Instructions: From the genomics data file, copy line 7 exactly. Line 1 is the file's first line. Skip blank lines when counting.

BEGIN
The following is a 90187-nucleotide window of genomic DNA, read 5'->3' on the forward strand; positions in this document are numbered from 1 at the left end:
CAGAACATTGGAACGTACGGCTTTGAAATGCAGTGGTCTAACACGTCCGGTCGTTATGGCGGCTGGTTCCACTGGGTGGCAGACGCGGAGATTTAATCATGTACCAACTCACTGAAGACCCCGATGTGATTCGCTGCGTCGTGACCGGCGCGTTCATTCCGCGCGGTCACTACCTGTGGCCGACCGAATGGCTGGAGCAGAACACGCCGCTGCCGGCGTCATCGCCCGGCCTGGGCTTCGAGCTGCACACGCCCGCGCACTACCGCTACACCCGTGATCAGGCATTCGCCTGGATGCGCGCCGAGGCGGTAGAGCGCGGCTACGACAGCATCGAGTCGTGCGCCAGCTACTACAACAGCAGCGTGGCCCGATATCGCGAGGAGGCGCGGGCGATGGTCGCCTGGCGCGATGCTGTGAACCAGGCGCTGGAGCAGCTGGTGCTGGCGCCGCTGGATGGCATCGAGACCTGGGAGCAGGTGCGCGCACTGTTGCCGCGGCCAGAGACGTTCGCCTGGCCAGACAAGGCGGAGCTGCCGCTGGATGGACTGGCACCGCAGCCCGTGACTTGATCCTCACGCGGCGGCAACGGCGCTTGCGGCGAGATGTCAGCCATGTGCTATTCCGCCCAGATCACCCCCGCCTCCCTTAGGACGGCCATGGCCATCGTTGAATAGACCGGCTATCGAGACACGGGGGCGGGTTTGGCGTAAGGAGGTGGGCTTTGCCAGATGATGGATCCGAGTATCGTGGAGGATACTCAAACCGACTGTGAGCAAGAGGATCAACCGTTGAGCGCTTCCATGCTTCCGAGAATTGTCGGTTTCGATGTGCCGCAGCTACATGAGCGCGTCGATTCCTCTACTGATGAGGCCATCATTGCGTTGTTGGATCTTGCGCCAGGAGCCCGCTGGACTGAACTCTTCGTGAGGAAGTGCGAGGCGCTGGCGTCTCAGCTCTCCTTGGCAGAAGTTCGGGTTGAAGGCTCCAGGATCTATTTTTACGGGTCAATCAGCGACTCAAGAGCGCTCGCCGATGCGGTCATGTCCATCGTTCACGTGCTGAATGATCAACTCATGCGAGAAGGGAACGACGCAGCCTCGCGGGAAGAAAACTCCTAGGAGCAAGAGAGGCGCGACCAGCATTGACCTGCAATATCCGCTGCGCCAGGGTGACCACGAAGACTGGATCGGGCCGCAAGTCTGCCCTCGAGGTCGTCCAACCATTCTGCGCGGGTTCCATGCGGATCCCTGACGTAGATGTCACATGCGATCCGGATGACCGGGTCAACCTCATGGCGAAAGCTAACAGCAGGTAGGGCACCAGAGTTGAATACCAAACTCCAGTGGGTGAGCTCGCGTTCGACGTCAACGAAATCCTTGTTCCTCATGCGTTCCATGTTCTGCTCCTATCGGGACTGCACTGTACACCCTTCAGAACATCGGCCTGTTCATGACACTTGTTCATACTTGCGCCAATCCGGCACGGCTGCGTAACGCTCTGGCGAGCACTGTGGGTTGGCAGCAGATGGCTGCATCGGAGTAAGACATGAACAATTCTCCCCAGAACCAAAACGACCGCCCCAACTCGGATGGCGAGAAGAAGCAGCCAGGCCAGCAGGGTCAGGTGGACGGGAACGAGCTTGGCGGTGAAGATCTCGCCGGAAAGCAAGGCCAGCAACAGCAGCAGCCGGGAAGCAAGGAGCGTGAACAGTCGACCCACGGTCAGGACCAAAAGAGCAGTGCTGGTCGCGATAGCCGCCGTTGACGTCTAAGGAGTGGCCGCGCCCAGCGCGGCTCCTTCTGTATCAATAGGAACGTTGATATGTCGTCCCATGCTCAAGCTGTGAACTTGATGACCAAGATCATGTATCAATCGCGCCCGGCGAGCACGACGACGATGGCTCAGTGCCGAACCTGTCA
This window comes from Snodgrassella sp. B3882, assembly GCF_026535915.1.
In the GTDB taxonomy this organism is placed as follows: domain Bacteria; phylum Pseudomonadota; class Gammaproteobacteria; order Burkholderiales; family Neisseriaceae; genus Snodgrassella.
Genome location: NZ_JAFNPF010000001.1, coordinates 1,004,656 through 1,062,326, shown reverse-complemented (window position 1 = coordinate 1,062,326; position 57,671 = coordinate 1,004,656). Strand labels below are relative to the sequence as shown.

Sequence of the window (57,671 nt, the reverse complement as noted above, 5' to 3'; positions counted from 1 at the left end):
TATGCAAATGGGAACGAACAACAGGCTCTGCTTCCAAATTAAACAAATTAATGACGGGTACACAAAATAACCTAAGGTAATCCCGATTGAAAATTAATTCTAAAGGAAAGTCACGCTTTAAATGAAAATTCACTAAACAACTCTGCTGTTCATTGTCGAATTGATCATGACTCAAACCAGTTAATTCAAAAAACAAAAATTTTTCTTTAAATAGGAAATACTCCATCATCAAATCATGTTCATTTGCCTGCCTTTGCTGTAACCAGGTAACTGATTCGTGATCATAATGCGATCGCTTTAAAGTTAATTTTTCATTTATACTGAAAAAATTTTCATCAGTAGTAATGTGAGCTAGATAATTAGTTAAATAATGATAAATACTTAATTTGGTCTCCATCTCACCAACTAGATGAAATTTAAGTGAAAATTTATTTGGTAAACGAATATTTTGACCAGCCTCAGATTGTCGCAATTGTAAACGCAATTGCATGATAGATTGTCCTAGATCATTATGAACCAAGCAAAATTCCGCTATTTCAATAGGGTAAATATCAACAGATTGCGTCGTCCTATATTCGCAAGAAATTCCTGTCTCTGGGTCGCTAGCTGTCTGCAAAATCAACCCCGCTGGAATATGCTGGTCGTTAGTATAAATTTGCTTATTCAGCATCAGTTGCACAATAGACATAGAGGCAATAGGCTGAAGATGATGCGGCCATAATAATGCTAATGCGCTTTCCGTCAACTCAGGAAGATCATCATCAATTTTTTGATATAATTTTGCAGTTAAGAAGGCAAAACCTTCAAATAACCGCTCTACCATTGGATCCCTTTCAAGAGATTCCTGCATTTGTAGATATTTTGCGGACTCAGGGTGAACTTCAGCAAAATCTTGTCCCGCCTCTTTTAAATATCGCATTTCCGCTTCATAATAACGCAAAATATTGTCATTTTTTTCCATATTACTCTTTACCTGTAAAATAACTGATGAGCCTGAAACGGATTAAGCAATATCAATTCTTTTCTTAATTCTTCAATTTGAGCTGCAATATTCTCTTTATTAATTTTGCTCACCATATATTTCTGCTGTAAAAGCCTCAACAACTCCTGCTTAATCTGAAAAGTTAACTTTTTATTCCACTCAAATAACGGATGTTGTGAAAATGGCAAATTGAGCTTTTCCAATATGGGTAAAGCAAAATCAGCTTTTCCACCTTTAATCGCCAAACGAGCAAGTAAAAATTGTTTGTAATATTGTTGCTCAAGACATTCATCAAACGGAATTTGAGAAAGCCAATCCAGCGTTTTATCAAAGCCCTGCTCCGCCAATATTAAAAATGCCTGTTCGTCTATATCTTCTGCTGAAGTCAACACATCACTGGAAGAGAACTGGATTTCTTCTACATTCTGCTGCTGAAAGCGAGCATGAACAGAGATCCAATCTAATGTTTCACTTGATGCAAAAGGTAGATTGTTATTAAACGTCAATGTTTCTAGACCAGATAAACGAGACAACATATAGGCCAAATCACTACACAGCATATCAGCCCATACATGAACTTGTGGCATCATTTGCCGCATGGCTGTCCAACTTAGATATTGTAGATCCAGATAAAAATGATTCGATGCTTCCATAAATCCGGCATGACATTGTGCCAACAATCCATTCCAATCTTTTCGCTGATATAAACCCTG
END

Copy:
TATGCAAATGGGAACGAACAACAGGCTCTGCTTCCAAATTAAACAAATTAATGACGGGTACACAAAATAACCTAAGGTAATCCCGATTGAAAATTAATTCTAAAGGAAAGTCACGCTTTAAATGAAAATTCACTAAACAACTCTGCTGTTCATTGTCGAATTGATCATGACTCAAACCAGTTAATTCAAAAAACAAAAATTTTTCTTTAAATAGGAAATACTCCATCATCAAATCATGTTCATTTGCCTGCCTTTGCTGTAACCAGGTAACTGATTCGTGATCATAATGCGATCGCTTTAAAGTTAATTTTTCATTTATACTGAAAAAATTTTCATCAGTAGTAATGTGAGCTAGATAATTAGTTAAATAATGATAAATACTTAATTTGGTCTCCATCTCACCAACTAGATGAAATTTAAGTGAAAATTTATTTGGTAAACGAATATTTTGACCAGCCTCAGATTGTCGCAATTGTAAACGCAATTGCATGATAGATTGTCCTAGATCATTATGAACCAAGCAAAATTCCGCTATTTCAATAGGGTAAATATCAACAGATTGCGTCGTCCTATATTCGCAAGAAATTCCTGTCTCTGGGTCGCTAGCTGTCTGCAAAATCAACCCCGCTGGAATATGCTGGTCGTTAGTATAAATTTGCTTATTCAGCATCAGTTGCACAATAGACATAGAGGCAATAGGCTGAAGATGATGCGGCCATAATAATGCTAATGCGCTTTCCGTCAACTCAGGAAGATCATCATCAATTTTTTGATATAATTTTGCAGTTAAGAAGGCAAAACCTTCAAATAACCGCTCTACCATTGGATCCCTTTCAAGAGATTCCTGCATTTGTAGATATTTTGCGGACTCAGGGTGAACTTCAGCAAAATCTTGTCCCGCCTCTTTTAAATATCGCATTTCCGCTTCATAATAACGCAAAATATTGTCATTTTTTTCCATATTACTCTTTACCTGTAAAATAACTGATGAGCCTGAAACGGATTAAGCAATATCAATTCTTTTCTTAATTCTTCAATTTGAGCTGCAATATTCTCTTTATTAATTTTGCTCACCATATATTTCTGCTGTAAAAGCCTCAACAACTCCTGCTTAATCTGAAAAGTTAACTTTTTATTCCACTCAAATAACGGATGTTGTGAAAATGGCAAATTGAGCTTTTCCAATATGGGTAAAGCAAAATCAGCTTTTCCACCTTTAATCGCCAAACGAGCAAGTAAAAATTGTTTGTAATATTGTTGCTCAAGACATTCATCAAACGGAATTTGAGAAAGCCAATCCAGCGTTTTATCAAAGCCCTGCTCCGCCAATATTAAAAATGCCTGTTCGTCTATATCTTCTGCTGAAGTCAACACATCACTGGAAGAGAACTGGATTTCTTCTACATTCTGCTGCTGAAAGCGAGCATGAACAGAGATCCAATCTAATGTTTCACTTGATGCAAAAGGTAGATTGTTATTAAACGTCAATGTTTCTAGACCAGATAAACGAGACAACATATAGGCCAAATCACTACACAGCATATCAGCCCATACATGAACTTGTGGCATCATTTGCCGCATGGCTGTCCAACTTAGATATTGTAGATCCAGATAAAAATGATTCGATGCTTCCATAAATCCGGCATGACATTGTGCCAACAATCCATTCCAATCTTTTCGCTGATATAAACCCTG